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A Valuable Resource or Children’s Health Risk?

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March 21, 2024 – For Courtney Stinson, ensuring her daughter’s comfort is a constant battle against the challenges of congenital myopathy. At 9 years old, she relies on a ventilator to breathe, has multiple respiratory treatments daily, and is under the constant care of rotating skilled caregivers. Last year alone, she endured 36 doctor appointments.

To ease her daughter’s struggles with sleep, and after consulting a pediatrician, Stinson turned to melatonin, a hormone naturally produced by the body to manage sleep. She gave her daughter a low dose of melatonin and saw significant improvement in her ability to settle down, especially when her mind raced.

“She would have such a hard time sleeping when everything is swirling in her head,” said Stinson, a mother of two who lives in Milan, MI. “It’s really been helpful when her brain is moving 100 miles an hour.”

Melatonin is sold without a prescription as a sleep aid in the form of a supplement. For some parents, especially those whose children have complex needs, melatonin can be a valuable resource – but the rise in melatonin across otherwise healthy populations has had its consequences, too, according to pediatric sleep experts.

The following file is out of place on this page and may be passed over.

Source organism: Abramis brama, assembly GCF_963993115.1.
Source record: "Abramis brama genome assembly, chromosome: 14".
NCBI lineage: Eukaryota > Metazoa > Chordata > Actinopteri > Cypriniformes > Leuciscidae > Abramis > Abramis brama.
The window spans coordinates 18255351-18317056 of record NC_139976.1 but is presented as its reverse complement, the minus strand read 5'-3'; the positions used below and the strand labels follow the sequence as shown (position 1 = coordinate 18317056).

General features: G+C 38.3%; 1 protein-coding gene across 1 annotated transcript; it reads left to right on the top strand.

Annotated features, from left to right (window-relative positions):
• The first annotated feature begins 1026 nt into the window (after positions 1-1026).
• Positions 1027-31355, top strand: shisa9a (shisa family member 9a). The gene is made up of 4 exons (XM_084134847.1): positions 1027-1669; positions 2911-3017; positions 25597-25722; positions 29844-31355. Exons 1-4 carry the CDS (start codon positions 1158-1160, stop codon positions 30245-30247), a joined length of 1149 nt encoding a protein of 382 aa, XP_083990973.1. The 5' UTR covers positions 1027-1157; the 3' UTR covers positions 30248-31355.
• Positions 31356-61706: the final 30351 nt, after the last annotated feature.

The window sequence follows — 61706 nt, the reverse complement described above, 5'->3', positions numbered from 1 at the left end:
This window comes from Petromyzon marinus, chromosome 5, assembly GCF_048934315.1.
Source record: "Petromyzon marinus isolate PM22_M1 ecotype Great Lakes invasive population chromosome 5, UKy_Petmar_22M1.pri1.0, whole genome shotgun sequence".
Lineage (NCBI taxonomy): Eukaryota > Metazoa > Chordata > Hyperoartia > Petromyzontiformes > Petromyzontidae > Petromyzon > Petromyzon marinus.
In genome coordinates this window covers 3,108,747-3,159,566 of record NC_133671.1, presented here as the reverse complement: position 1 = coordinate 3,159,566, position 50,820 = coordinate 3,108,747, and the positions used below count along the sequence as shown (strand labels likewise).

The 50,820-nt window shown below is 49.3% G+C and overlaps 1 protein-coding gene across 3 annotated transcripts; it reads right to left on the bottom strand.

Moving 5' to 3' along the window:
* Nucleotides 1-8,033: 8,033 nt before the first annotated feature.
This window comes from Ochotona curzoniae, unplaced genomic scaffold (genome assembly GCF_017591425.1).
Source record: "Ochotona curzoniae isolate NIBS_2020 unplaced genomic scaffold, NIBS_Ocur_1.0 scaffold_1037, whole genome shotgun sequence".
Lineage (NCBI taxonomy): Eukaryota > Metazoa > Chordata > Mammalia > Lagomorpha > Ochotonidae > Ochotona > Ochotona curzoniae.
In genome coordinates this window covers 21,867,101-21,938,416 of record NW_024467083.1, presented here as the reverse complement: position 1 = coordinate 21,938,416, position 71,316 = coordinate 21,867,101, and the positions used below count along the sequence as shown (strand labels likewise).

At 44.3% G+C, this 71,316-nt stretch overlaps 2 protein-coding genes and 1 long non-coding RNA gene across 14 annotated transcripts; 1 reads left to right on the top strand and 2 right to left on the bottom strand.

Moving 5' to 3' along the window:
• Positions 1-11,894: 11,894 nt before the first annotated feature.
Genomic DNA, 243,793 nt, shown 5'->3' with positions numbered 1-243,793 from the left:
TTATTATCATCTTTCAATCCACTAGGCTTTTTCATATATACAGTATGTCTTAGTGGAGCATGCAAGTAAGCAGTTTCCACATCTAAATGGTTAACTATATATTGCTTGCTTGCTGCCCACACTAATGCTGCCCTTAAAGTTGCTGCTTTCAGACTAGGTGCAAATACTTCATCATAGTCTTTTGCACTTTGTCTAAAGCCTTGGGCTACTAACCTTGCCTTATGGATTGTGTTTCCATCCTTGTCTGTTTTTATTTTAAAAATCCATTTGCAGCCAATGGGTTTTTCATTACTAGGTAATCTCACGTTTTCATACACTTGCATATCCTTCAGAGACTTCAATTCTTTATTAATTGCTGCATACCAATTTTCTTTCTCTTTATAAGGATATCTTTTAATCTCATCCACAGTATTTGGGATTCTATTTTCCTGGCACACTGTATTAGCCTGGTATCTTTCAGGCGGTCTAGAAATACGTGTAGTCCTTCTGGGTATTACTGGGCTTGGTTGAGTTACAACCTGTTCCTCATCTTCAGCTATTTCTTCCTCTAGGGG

Recent data from the CDC illustrates one of these drawbacks: a significant surge in accidental melatonin ingestion among young children over the past 2 decades.

Between 2012 and 2021, poison center calls related to pediatric melatonin exposures skyrocketed by 530%, while emergency department visits for unsupervised melatonin ingestion by infants and young children surged by 420% from 2009 to 2020, according to the CDC report.

Between 2019 and 2022, an estimated 10,930 emergency room visits were linked to 295 cases of children under the age of 6 ingesting melatonin. These incidents accounted for 7.1% of all emergency department visits for medication exposures in this age group, according to the report.

The share of U.S. adults using melatonin increased from 0.4% during 1999 to 2000 to 2.1% during 2017 to 2018.

Doctors say the escalating number of melatonin-related incidents underscores the need for increased awareness and safety measures to protect young children from unintentional overdose, which can cause nausea, vomiting, diarrhea, dizziness, and confusion.

“I do think there is a safe way to use it in certain children, but it should only be used under the guidance of a physician,” said Laura Sterni, MD, director of the Johns Hopkins Pediatric Sleep Center. “There are dangers to using it without that guidance.”